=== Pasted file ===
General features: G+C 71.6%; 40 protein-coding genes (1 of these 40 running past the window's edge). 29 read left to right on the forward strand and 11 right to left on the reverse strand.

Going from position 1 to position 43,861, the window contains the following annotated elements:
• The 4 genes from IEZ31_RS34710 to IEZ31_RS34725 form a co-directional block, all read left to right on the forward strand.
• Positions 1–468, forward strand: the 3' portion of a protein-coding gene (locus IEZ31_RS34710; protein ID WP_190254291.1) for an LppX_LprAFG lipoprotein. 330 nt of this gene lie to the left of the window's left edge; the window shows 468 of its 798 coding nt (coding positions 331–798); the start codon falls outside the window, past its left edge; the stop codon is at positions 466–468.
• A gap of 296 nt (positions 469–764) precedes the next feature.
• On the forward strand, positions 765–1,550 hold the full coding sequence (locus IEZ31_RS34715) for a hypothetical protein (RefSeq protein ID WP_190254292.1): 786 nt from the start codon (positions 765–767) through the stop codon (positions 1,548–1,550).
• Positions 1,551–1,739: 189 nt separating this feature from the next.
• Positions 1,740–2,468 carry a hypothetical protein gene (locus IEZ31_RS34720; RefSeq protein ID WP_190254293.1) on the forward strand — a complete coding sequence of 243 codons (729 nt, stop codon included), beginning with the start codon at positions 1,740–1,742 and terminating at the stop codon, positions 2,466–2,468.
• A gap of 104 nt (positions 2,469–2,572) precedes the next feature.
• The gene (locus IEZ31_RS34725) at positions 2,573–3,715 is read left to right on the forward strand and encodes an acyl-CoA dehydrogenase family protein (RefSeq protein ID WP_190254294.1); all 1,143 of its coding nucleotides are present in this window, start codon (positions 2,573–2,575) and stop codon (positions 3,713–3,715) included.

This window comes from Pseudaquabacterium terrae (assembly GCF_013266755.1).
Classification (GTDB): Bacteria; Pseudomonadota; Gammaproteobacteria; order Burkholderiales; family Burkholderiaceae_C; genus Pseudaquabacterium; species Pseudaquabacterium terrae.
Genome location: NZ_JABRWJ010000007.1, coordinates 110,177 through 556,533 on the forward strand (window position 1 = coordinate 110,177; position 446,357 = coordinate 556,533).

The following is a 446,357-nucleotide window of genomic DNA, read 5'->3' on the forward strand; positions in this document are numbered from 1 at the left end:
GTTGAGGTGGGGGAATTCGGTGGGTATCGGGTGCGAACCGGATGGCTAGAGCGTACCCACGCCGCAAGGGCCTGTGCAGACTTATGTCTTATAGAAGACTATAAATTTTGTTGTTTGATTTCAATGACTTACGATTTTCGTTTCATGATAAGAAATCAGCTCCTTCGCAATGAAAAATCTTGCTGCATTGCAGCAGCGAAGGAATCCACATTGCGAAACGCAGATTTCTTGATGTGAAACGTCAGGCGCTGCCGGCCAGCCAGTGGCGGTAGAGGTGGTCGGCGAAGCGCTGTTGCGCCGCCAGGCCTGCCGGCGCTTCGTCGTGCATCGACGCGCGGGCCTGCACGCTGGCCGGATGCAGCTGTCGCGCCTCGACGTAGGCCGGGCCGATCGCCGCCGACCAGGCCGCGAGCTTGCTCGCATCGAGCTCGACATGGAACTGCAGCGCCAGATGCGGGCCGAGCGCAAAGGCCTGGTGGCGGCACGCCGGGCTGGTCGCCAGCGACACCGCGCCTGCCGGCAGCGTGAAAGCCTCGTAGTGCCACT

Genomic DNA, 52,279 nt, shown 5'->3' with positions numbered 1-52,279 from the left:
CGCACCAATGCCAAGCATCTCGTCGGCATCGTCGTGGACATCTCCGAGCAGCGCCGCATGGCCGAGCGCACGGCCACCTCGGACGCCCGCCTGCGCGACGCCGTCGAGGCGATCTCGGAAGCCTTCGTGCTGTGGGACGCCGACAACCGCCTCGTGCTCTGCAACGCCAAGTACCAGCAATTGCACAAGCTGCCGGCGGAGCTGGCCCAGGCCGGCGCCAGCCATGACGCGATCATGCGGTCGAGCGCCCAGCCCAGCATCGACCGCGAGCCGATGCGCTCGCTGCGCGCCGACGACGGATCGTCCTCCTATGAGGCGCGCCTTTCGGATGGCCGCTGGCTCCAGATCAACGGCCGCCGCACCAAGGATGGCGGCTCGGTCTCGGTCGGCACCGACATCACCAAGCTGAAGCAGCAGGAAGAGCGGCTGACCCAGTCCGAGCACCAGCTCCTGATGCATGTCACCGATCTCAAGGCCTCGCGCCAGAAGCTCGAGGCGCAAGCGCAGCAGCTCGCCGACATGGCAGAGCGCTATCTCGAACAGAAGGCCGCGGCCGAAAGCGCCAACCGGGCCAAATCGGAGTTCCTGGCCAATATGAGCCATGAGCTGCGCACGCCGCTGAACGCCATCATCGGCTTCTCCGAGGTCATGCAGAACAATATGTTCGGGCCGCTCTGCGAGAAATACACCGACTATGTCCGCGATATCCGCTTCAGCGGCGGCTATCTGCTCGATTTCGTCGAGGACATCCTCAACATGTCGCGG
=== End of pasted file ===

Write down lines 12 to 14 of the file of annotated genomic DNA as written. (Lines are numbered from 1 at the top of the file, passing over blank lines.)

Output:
Classification (GTDB): Bacteria; Pseudomonadota; Gammaproteobacteria; order Burkholderiales; family Burkholderiaceae_C; genus Pseudaquabacterium; species Pseudaquabacterium terrae.
Genome location: NZ_JABRWJ010000007.1, coordinates 110,177 through 556,533 on the forward strand (window position 1 = coordinate 110,177; position 446,357 = coordinate 556,533).

The following is a 446,357-nucleotide window of genomic DNA, read 5'->3' on the forward strand; positions in this document are numbered from 1 at the left end: